If the emerging authoritarianism and rebranded fascism in the United States is to be defeated, there is a need to make critical education an organizing principle of politics, and in part this could be done with a language that exposes and unravels falsehoods, systems of oppression, and corrupt relations of power, while making clear that an alternative future is possible. Hanna Haran was right in arguing that language is crucial in highlighting the often hidden crystallized elements that make authoritarianism likely. We often call that the hidden curriculum of schooling. Well, now we have the hidden curriculum of politics.
The language of critical pedagogy and literacy are powerful tools in the search for truth and the condemnation of falsehoods and injustices. Moreover, it is through language that the history of fascism can be remembered and the lessons of the conditions that created the plague of genocide can provide the recognition that fascism does not reside only in the past and that its traces are always dormant, even in the strongest democracies. The ongoing threat of fascist politics and its assault on the foundations of critical consciousness is one more reason for educators to make the political more pedagogical, and the pedagogical more political. Making the pedagogical more political is crucial to recognize that pedagogy is always political, and that it's first and foremost, a struggle over agencies, over identities, over desires, over values, over knowledge, while also acknowledging that it has a crucial role in addressing important social issues and defining the future. Making the political pedagogical in this instance suggests producing modes of knowledge and social practices that not only affirm oppositional ideas and pedagogical practices, but also offer opportunities to mobilize instances of outrage, coupled with direct mass action.
What I'm saying here is that to make the political more pedagogical is to take seriously that the political is never removed from acts of persuasion, it's never removed from what it means to make something meaningful in order to make it critical in order to make it transformative. That when we talk about making the political more pedagogical, we're talking about the struggle over identities and the language that educators need to use in which people can recognize themselves. They can in some way come to grips with the conditions in which they find themselves and be able to expand an analysis of those conditions in order to take it further than they ordinarily would. That's what it means to make the pedagogical more political. Ignorance now rules America. Not the simple alleged ignorance that comes from an absence of knowledge, but a malicious ignorance forged in the arrogance of refusing to think hard about an issue, to encourage, to engage language in the pursuit of justice. James Baldwin was certainly right in issuing the stern warning in No Name in the Street that, "Ignorance aligned with power is the most ferocious enemy justice can have." In the far-right fascist playbook thinking is now viewed as a threat, and thoughtlessness is considered a value, [chuckle] a value that it wants to impose on everyone.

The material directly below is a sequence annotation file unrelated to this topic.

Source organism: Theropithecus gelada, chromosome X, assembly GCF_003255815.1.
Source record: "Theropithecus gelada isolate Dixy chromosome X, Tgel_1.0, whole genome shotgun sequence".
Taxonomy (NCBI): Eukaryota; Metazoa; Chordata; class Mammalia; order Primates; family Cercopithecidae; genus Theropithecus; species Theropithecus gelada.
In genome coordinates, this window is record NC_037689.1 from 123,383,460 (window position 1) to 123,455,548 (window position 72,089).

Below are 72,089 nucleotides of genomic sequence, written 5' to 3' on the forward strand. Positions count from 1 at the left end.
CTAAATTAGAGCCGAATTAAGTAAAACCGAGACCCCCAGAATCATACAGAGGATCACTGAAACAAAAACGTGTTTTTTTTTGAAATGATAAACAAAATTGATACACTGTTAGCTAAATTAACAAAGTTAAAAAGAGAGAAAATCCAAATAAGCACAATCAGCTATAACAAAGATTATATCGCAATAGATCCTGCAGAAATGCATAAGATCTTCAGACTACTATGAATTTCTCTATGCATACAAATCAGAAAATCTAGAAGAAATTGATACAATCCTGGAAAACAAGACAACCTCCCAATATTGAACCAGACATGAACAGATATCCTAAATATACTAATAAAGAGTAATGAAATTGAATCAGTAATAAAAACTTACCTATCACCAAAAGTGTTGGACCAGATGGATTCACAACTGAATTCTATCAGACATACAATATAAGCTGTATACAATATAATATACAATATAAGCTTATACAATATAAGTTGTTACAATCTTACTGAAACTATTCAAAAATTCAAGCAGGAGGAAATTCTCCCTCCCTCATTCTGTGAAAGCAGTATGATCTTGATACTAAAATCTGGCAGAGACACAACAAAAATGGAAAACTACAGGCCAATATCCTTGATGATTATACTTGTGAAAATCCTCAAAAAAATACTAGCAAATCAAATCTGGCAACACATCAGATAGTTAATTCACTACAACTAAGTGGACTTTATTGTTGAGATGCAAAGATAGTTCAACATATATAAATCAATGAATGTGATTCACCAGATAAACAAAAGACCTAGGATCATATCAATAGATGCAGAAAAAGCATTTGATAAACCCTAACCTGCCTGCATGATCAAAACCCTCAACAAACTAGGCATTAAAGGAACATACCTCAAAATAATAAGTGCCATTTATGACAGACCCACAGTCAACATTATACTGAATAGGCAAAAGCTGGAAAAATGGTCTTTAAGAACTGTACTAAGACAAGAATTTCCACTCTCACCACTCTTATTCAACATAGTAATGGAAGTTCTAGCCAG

As is well known, former president Trump's ignorance is still on display daily and lives through a Republican party which has been taken over by far-right extremists. A culture of lies and thoughtlessness now serves as a tool of power to prevent politics from being held accountable. In addition, ignorance is the enemy of critical thinking, engaged intellectuals, and emancipatory forms of education. To put it differently, ignorance is dangerous, especially when it defines itself as common sense while exhibiting a disdain for truth, scientific evidence, and rational judgements. However, there's more at stake here than the production of a toxic form of illiteracy celebrated as common sense, the normalization of fake news, and the emergence of a discourse of white supremacy. There is also the closing of the horizons of the political coupled with the explicit expressions of cruelty and a widely-sanctioned ruthlessness. What we have to think about is the war on women's reproductive rights so severe that laws are being passed now that claim that even if a woman's life is at risk while having an abortion, that she should die rather than have the abortion.